John Ivison: Poll shows more people are starting to believe Scheer could become PM

Andrew Scheer may be getting hot — okay, warmish — at just the right time. The most recent Nanos Research tracking poll has him as preferred prime minister, ahead of Justin Trudeau for the first time since May. A year ago, Trudeau was out-polling the Conservative leader 41 per cent to 25 per cent when respondents were asked who they would like to see in the Prime Minister’s Office.

Before anyone gets too carried away, the differential between the two realistic candidates for the top job is well within the margin of error. In addition, we’re still three weeks away from election day and at this point in 2015, Stephen Harper was leading Trudeau in the same Nanos poll.

But the trend lines are clear — Scheer’s stock has risen and Trudeau’s fallen since the campaign started. The Conservative leader seems to be growing into his role and more people are starting to believe he really could become prime minister.

Scheer is often compared to former Progressive Conservative leader Joe Clark who once quipped: “I’m not the greatest but I’m the best available.”

He often sounds like he’s giving grace at a Rotary luncheon when speaking from the teleprompter, though he is much better at informal gatherings in bars and halls where his geniality and wry sense of humour win through.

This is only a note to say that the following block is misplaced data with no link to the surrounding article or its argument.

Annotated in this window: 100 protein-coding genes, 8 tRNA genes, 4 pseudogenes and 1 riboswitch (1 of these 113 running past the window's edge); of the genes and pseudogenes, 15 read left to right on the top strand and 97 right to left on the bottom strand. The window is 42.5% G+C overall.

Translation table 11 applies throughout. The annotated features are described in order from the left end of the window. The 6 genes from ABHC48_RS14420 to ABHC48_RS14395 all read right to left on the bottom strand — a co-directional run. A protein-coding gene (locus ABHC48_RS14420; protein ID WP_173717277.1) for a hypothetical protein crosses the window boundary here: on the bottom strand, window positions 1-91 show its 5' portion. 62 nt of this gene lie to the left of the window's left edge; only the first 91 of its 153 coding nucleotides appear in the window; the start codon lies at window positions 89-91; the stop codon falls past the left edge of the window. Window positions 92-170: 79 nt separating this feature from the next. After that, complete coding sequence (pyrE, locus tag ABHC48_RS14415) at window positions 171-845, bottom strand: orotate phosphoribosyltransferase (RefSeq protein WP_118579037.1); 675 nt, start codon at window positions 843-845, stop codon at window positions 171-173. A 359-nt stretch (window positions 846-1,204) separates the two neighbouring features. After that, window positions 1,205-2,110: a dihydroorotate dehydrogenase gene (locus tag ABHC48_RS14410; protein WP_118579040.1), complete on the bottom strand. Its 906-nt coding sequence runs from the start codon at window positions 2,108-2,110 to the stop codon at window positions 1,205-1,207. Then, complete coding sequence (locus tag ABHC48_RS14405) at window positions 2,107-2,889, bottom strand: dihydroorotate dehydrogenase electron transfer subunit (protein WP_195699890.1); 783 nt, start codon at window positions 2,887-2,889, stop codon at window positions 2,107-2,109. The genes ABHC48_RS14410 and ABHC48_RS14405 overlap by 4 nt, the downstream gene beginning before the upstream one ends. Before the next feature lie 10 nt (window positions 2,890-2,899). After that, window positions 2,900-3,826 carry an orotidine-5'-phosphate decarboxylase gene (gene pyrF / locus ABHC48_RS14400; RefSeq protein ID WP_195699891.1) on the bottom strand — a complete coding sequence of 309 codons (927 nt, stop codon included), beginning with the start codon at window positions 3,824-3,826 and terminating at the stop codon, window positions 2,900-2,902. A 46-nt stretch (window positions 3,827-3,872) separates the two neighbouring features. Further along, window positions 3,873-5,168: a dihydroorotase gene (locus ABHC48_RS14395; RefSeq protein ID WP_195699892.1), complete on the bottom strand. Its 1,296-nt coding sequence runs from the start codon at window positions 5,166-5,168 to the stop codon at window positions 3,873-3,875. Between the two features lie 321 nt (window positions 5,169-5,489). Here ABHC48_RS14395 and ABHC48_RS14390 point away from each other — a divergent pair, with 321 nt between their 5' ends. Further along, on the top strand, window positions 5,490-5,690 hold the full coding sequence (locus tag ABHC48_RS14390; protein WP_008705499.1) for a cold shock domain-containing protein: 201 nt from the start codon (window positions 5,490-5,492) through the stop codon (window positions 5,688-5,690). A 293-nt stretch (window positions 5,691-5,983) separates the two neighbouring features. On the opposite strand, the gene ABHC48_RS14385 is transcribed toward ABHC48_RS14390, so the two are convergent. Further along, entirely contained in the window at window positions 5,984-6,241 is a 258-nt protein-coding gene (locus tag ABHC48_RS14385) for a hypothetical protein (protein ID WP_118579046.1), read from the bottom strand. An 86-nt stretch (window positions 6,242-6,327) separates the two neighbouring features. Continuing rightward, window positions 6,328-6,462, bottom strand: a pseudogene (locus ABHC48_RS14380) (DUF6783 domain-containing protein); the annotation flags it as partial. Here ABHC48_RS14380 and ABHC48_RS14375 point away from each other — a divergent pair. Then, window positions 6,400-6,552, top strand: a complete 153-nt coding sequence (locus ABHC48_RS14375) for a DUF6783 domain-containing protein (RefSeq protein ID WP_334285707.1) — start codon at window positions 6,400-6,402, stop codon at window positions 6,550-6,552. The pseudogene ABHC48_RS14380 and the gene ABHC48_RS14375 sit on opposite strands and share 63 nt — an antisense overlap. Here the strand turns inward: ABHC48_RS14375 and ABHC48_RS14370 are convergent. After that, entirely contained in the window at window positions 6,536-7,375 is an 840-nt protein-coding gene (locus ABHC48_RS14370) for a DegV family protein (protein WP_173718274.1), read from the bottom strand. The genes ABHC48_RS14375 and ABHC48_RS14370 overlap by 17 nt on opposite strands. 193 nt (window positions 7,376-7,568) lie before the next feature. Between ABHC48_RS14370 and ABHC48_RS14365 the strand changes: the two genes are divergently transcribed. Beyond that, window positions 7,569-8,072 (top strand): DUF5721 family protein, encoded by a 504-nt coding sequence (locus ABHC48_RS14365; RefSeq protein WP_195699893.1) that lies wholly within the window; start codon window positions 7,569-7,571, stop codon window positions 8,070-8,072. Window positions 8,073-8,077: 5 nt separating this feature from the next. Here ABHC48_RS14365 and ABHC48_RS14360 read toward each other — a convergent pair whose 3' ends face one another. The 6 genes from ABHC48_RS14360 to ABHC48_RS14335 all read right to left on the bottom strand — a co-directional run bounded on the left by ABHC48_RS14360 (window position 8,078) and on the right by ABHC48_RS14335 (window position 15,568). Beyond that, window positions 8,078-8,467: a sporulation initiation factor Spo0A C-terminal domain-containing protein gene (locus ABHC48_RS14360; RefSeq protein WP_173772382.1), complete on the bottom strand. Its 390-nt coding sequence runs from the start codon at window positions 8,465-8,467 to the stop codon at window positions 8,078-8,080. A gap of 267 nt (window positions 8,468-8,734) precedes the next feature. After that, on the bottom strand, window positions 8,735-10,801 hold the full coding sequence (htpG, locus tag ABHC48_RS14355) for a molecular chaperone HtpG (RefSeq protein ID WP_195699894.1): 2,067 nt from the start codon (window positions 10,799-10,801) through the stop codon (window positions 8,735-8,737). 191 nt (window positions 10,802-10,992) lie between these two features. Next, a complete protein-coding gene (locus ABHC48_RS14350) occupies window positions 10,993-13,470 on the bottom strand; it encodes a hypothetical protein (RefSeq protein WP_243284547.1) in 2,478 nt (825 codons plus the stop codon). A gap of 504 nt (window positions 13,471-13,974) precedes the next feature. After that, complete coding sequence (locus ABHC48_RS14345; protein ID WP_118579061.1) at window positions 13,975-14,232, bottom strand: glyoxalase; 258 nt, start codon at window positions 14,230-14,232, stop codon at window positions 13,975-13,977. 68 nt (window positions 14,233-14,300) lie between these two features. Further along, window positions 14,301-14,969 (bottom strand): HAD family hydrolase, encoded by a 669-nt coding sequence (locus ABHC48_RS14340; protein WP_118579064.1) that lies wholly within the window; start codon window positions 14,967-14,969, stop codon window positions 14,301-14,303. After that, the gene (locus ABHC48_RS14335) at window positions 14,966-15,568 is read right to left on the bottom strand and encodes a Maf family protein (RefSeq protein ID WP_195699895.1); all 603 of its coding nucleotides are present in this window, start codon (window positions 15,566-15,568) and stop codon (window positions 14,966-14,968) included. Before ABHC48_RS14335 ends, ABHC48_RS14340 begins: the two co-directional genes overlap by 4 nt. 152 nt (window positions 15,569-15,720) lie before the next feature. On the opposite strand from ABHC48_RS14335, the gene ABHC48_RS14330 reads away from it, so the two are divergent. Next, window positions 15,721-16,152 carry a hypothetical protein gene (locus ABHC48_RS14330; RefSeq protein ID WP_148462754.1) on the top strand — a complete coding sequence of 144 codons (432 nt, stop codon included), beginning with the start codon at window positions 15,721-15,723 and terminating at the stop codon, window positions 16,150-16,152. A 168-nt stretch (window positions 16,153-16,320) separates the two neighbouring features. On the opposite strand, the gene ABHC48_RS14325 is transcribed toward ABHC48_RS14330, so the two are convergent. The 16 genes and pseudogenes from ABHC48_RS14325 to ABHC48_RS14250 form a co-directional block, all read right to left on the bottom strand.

By contrast, Trudeau is a natural politician — he has grip-and-grin politics “stored like muscle memory in the tissue”, in the words of former Liberal leader Michael Ignatieff. Comparatively, it’s a tin whistle versus a trumpet.

But the Conservative advertising campaign — that Trudeau is “just not as advertised” — has been vindicated by the Liberal leader’s own behaviour. He has tried the patience of people who once supported him, time and time again. If they are not yet angry at him, they are disappointed.

American public opinion guru, Frank Luntz, once said the voters would rather vote for someone who they trust than someone they agree with. “Being a straight shooter is important. The keys are consistency and stability,” he said.

While many Canadians have come to question Trudeau’s authenticity, Scheer is as principled and predictable as he seems.